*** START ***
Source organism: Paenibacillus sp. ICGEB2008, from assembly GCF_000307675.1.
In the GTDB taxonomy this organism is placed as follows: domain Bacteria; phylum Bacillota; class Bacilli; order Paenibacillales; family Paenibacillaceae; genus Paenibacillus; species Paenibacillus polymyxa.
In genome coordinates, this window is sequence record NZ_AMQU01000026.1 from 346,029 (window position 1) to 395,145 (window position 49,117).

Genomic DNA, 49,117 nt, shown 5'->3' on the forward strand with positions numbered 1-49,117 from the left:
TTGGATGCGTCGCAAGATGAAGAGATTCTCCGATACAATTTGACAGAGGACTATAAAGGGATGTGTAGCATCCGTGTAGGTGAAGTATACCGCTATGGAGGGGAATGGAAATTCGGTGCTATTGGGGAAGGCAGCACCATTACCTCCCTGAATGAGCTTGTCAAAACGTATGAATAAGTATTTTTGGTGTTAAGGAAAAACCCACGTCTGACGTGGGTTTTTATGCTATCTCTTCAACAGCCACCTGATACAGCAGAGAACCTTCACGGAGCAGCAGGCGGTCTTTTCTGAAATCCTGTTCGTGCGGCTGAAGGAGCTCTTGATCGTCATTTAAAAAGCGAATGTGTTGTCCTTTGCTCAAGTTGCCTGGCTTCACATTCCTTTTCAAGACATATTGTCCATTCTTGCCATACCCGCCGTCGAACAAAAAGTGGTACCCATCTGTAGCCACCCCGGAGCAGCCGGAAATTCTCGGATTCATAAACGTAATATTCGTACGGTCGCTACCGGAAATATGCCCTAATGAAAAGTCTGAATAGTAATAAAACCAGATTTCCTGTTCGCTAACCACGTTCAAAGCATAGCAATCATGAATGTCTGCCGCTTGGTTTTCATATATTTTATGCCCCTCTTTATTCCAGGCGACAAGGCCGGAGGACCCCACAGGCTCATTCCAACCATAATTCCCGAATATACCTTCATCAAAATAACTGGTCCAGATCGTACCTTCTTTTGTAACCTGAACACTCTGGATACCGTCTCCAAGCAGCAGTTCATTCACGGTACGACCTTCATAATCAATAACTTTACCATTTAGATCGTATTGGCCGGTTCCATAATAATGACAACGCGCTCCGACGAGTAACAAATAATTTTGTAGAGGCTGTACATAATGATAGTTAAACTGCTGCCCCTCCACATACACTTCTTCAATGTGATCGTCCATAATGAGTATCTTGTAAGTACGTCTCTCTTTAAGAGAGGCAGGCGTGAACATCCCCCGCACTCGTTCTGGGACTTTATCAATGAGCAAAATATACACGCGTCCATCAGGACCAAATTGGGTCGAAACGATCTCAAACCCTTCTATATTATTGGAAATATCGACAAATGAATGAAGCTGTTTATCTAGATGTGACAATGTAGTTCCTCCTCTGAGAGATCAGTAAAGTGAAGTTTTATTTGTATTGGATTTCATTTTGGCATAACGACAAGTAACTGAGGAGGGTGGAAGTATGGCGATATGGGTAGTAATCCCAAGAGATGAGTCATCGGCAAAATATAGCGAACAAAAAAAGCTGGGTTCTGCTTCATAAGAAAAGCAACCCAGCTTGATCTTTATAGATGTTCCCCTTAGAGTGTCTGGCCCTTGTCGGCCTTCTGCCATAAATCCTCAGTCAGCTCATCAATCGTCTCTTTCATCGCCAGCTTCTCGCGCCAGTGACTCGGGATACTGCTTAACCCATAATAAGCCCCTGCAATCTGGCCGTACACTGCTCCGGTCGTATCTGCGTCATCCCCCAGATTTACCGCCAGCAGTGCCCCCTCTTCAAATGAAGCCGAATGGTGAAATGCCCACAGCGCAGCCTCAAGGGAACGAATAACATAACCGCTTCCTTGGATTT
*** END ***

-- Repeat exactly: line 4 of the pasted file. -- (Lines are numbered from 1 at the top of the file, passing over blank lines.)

Genomic DNA, 49,117 nt, shown 5'->3' on the forward strand with positions numbered 1-49,117 from the left: